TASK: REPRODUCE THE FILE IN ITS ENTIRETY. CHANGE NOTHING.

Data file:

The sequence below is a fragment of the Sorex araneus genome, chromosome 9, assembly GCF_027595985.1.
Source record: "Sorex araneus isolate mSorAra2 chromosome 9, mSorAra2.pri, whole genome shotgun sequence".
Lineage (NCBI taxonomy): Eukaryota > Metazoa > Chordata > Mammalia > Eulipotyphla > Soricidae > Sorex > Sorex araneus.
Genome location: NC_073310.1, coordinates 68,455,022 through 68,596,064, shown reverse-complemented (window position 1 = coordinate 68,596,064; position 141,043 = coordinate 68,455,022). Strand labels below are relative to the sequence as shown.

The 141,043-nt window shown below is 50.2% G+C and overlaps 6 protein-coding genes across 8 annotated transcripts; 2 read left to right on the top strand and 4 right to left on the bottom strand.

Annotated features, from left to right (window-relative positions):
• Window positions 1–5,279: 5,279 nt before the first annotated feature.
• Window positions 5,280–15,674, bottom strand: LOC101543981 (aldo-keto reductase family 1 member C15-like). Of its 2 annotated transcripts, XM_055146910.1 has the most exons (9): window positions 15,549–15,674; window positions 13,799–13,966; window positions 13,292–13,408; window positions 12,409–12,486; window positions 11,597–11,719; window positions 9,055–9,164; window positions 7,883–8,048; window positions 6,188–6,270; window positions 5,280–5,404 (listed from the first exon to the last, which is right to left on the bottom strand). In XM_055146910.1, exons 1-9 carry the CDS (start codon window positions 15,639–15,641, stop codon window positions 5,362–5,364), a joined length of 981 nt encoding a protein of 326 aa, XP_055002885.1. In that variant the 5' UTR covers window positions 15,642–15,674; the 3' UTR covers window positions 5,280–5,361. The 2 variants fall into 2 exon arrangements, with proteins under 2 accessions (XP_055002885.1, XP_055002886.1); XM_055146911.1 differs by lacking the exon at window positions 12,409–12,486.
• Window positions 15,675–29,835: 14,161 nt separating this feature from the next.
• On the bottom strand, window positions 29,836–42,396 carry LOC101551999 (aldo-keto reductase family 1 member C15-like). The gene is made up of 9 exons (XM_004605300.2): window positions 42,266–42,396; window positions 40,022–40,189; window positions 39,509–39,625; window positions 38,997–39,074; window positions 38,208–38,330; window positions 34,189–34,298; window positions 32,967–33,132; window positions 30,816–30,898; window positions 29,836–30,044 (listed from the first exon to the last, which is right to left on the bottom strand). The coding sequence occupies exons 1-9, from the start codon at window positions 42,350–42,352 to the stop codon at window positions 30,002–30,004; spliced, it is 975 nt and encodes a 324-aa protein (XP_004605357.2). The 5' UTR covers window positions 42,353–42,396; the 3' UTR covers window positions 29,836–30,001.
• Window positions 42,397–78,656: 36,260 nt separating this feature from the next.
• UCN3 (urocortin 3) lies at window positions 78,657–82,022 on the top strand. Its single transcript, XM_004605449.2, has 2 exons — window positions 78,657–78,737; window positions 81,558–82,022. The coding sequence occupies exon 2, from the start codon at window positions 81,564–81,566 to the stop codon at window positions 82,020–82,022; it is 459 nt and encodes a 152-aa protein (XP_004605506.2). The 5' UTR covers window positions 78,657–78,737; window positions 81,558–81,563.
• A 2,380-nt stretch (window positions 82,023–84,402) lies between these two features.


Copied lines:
The sequence below is a fragment of the Sorex araneus genome, chromosome 9, assembly GCF_027595985.1.
Source record: "Sorex araneus isolate mSorAra2 chromosome 9, mSorAra2.pri, whole genome shotgun sequence".
Lineage (NCBI taxonomy): Eukaryota > Metazoa > Chordata > Mammalia > Eulipotyphla > Soricidae > Sorex > Sorex araneus.
Genome location: NC_073310.1, coordinates 68,455,022 through 68,596,064, shown reverse-complemented (window position 1 = coordinate 68,596,064; position 141,043 = coordinate 68,455,022). Strand labels below are relative to the sequence as shown.

The 141,043-nt window shown below is 50.2% G+C and overlaps 6 protein-coding genes across 8 annotated transcripts; 2 read left to right on the top strand and 4 right to left on the bottom strand.

Annotated features, from left to right (window-relative positions):
• Window positions 1–5,279: 5,279 nt before the first annotated feature.
• Window positions 5,280–15,674, bottom strand: LOC101543981 (aldo-keto reductase family 1 member C15-like). Of its 2 annotated transcripts, XM_055146910.1 has the most exons (9): window positions 15,549–15,674; window positions 13,799–13,966; window positions 13,292–13,408; window positions 12,409–12,486; window positions 11,597–11,719; window positions 9,055–9,164; window positions 7,883–8,048; window positions 6,188–6,270; window positions 5,280–5,404 (listed from the first exon to the last, which is right to left on the bottom strand). In XM_055146910.1, exons 1-9 carry the CDS (start codon window positions 15,639–15,641, stop codon window positions 5,362–5,364), a joined length of 981 nt encoding a protein of 326 aa, XP_055002885.1. In that variant the 5' UTR covers window positions 15,642–15,674; the 3' UTR covers window positions 5,280–5,361. The 2 variants fall into 2 exon arrangements, with proteins under 2 accessions (XP_055002885.1, XP_055002886.1); XM_055146911.1 differs by lacking the exon at window positions 12,409–12,486.
• Window positions 15,675–29,835: 14,161 nt separating this feature from the next.
• On the bottom strand, window positions 29,836–42,396 carry LOC101551999 (aldo-keto reductase family 1 member C15-like). The gene is made up of 9 exons (XM_004605300.2): window positions 42,266–42,396; window positions 40,022–40,189; window positions 39,509–39,625; window positions 38,997–39,074; window positions 38,208–38,330; window positions 34,189–34,298; window positions 32,967–33,132; window positions 30,816–30,898; window positions 29,836–30,044 (listed from the first exon to the last, which is right to left on the bottom strand). The coding sequence occupies exons 1-9, from the start codon at window positions 42,350–42,352 to the stop codon at window positions 30,002–30,004; spliced, it is 975 nt and encodes a 324-aa protein (XP_004605357.2). The 5' UTR covers window positions 42,353–42,396; the 3' UTR covers window positions 29,836–30,001.
• Window positions 42,397–78,656: 36,260 nt separating this feature from the next.
• UCN3 (urocortin 3) lies at window positions 78,657–82,022 on the top strand. Its single transcript, XM_004605449.2, has 2 exons — window positions 78,657–78,737; window positions 81,558–82,022. The coding sequence occupies exon 2, from the start codon at window positions 81,564–81,566 to the stop codon at window positions 82,020–82,022; it is 459 nt and encodes a 152-aa protein (XP_004605506.2). The 5' UTR covers window positions 78,657–78,737; window positions 81,558–81,563.
• A 2,380-nt stretch (window positions 82,023–84,402) lies between these two features.